would be of interest in connection with the investigation; but I think
it will be sufficient to say that the purpose of this investigation is to
learn why this circular was suppressed, and for whose benefit; whether
it was suppressed for the benefit of the people who were selling the
land, or whether it was really unfair to any of these people.
Mr. FLOYD. Now, if I understand you, the complaint is, that after
they had made the survey and gotten out this circular-the complaint
against the department is that they suppressed the circular ?
Mr. FLOYD. The circular that they had voluntarily issued in the
first instance, based upon this report of one of their men who had
investigated the whole situation ?
The CHAIRMAN. Mr. Bathrick,/Mr. Frank Clark of Florida, repre-
sents the district in which a port ese verglade lands are
located ?
Mr. BATHRICK. A very large portion, I understand.
The CHAIRMAN. In appearing here you appear with his consent, as
I understand it ?
Mr. DOUGHTON. And you are making this request jointly with
Mr. Clark?
I Mr. MAYs. I do not think that is exactly a fair question. I think
any information of this kind, such as Mr. Bathrick has, when it is
brought before us by reliable men, we ought to take some notice of it
and see why those things went out.
Mr. BATHRICK. I prefer to let Mr. Clark speak for himself.
Mr. DOUGHTON. Mr. Bathrick, if I understood you correctly, you
said this survey was made by the Corps of Engineers as a result of
inquiries that had come to the department here concerning the Ever-
glade lands there ?
Mr. BATHRICK. That is the way I understand it.
Mr. DOUGHTON. That is the way it started?
Mr. BATHRICK. Yes, sir.
Mr. DOUGHTON. After it was made then the information was sup-
pressed and not sent out ?


Mr. BATHRICK. That is the way I understand it.
Mr. DOUGHTON. Only a very limited number of them?
Mr. BATHRICK. There will he brought into this investigation, if it
is pursued closely, a controversy in regard to the question as to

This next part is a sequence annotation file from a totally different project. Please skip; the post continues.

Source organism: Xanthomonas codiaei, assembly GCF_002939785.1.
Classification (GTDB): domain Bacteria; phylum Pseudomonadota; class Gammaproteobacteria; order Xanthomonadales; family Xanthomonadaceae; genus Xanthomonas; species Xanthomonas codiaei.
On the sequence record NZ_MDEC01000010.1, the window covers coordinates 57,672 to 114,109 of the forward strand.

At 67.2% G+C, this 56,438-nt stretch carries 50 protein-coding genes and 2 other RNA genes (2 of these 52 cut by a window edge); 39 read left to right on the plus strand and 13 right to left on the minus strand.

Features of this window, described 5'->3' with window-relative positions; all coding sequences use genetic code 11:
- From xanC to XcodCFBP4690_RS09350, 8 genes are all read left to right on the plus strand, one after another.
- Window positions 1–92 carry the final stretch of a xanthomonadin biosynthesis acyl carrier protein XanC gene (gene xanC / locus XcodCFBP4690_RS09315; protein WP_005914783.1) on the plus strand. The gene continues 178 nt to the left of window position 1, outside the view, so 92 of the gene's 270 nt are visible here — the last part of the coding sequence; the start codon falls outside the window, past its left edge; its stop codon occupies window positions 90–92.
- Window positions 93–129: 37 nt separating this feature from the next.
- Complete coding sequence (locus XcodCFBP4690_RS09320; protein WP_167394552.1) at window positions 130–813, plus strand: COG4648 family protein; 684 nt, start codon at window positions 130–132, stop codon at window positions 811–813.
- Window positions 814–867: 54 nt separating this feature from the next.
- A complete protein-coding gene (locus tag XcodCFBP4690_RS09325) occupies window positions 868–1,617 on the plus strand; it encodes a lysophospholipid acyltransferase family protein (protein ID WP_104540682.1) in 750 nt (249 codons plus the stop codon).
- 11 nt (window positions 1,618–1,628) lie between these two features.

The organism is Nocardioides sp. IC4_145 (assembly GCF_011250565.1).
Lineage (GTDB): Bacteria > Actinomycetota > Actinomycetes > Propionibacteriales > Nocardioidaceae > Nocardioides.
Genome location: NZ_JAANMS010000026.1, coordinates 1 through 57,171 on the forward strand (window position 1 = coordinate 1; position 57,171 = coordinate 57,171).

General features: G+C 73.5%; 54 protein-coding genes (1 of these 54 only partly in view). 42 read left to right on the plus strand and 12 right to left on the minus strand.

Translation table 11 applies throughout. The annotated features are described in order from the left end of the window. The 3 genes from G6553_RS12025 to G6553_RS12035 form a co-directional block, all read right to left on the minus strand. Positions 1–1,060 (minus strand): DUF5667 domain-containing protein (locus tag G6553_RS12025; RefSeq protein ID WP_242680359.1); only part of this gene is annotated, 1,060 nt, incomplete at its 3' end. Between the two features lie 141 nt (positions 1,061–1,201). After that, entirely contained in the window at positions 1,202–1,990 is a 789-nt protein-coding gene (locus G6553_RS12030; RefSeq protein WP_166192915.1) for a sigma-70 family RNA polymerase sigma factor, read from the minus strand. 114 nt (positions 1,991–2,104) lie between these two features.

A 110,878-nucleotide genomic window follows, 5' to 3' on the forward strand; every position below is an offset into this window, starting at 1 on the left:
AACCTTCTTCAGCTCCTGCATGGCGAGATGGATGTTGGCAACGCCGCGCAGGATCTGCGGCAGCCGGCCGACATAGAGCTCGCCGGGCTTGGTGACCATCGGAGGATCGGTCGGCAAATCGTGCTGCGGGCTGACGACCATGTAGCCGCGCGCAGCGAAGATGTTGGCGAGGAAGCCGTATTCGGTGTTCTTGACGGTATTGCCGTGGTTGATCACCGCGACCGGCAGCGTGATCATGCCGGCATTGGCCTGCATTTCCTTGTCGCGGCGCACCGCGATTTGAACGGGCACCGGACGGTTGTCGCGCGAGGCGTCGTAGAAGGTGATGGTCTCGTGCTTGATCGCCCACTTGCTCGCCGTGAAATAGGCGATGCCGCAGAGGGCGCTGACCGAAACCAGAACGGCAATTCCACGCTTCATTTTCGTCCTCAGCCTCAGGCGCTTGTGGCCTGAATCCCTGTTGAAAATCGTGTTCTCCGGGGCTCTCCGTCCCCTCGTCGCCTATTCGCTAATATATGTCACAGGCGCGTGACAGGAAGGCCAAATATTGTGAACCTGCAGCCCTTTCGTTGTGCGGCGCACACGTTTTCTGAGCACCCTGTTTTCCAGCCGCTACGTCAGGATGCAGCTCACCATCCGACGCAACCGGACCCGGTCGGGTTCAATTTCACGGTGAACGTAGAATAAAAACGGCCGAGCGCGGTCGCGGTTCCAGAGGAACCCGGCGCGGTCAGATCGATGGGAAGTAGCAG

whether this report that was sent out and suppressed was actually
J. O. Wright's report, or whether it had been revised by the depart-
ment on other information than that furnished by Wright.
Mr. HIGGINS. Mr. Bathrick, I had a number of engagements, and
could not be here just at 10 o'clock, and I would like to ask if it
appears that this report contains information which the Department
of Agriculture believes would tend to mislead the country as to the
opportunities for settlers in the Everglades, and if it contains state-
ments which, upon a careful review, are found not to be of such a
character as that the best interests of the country would be served
by their publication, would you then desire an investigation ?
Mr. BATHRICK. I certainly want an investigation of the whole
. Mr. FLOYD. Before you came in, Mr. Higgins, Mr. Bathrick stated
that he wanted an investigation to see why this circular was suppressed
or to see whether it was suppressed.
Mr. HIGGINS. Can you not get that information from the Secretary
of Agriculture ?
Mr. BATHRICK. I have not received it.
Mr. HIGGINS. Have you tried to get it ?
Mr. BATHRICK. The whole question has been so befogged that it
will require an investigation into the merits of one report or the other,
to settle that matter.
Mr. HIGGINs. Have you been to the Secretary of Agriculture?
SMr. BATHRICK. No, I have not; but that proves nothing. Others
have been. You will be entirely satisfied on that score before this is
over with.
Mr. FLOYD. If I understand it, this is merely a preliminary state-
Mr. BATHRICK. That is all. I did not care to go into any detail.
I was trying to outline the matter and show what the purpose of this
investigation was.
Mr. HIGGINS. If you should find, Mr. Bathrick, and become satisfied
that the reason why the report is withheld is because it contains state-
ments and information of a character that would tend to mislead
persons who are seeking settlement in Florida, you then would not
care to pursue the investigation ?
Mr. BATHRICK. Let me understand you.
Mr. HIGGINs. I would be grateful if you would answer my questions
without examining me.
Mr. BATHRICK. I have got to understand the question. You say if
it should be shown that the information sent out was misleading. It
can be misleading in two ways. The information might be objection-
Mr. HIGGINs. I do not want to argue the question, but I would like
to get your point of view.
Mr. BATHRICK. Under the circumstances, my point of view is to
go right on with the investigation.